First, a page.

Wednesday, June 11th, 2014
A teacher’s aide in a rural Pennsylvania elementary school has allegedly fed fourth grade students pet treats the kids were told were cookies or crackers. Reuters has more:
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It was unclear how many children ate the pet treats, but the part-time worker at Upper Frederick elementary school in New Hanover gave them to about 75 students on Thursday, Richard Faidley, the Boyerton Area School District superintendent, said in a statement seen by Reuters.
It was unclear what might have motivated the aide to hand out the pet treats to students. The worker at the school, which is about 30 miles (48 km) northwest of Philadelphia, has been placed on leave pending the results of an investigation, the statement said.
“The treats may have been misrepresented as cookies or crackers,” Faidley said in the statement released on Friday.
Faidley could not be reached for comment on Saturday.
“Our research on the product indicates that the treat ingredients would not be harmful to people, with the exception for those individuals with specific food allergies,” Faidley’s statement said.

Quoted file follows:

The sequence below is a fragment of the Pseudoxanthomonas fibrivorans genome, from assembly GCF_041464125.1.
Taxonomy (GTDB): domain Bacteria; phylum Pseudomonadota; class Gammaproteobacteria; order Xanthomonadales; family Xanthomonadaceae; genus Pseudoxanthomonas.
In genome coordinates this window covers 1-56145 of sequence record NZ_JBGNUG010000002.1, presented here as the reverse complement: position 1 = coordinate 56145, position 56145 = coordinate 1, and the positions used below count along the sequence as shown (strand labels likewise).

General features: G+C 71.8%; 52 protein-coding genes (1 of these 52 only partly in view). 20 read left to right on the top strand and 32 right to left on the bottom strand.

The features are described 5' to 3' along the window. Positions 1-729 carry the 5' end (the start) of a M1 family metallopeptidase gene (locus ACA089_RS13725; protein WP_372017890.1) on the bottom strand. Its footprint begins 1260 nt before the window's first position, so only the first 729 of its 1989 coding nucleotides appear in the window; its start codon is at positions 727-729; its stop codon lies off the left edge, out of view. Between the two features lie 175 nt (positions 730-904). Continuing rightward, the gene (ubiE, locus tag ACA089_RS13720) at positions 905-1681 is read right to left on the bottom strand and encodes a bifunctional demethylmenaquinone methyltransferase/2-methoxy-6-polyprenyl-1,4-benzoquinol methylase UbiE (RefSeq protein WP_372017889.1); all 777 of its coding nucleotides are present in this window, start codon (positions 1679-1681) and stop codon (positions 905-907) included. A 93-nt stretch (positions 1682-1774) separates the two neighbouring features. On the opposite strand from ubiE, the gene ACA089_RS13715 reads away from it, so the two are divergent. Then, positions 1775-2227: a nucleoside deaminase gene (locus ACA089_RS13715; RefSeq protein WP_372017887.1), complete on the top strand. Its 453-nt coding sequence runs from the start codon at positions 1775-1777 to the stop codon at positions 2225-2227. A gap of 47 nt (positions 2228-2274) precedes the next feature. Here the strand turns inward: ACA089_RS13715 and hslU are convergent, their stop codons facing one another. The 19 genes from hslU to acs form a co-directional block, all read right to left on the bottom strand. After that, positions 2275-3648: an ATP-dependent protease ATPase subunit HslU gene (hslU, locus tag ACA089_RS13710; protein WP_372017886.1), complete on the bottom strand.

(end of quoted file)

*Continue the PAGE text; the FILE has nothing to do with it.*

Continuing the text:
One student at the school, Gabriel Moore, told local television station WFMZ that he ate three of the treats.
“She made it look like it was a joke that they were dog treats and then she came around and said, ‘No they are cookies. They are fine,’” Gabriel told the station.
Friday, January 31st, 2014
As many as 40 children at a Salt Lake City elementary school had their school lunches taken away after the school discovered the children had outstanding balances on their lunch accounts, as The Salt Lake Tribune reports:
“It was pretty traumatic and humiliating,” said Erica Lukes, whose 11-year-old daughter had her cafeteria lunch taken from her as she stood in line Tuesday at Uintah Elementary School, 1571 E. 1300 South.
Lukes said as far as she knew, she was all paid up. “I think it’s despicable,” she said. “These are young children that shouldn’t be punished or humiliated for something the parents obviously need to clear up.”
Jason Olsen, a Salt Lake City District spokesman, said the district’s child-nutrition department became aware that Uintah had a large number of students who owed money for lunches.
As a result, the child-nutrition manager visited the school and decided to withhold lunches to deal with the issue, he said.
But cafeteria workers weren’t able to see which children owed money until they had already received lunches, Olsen explained.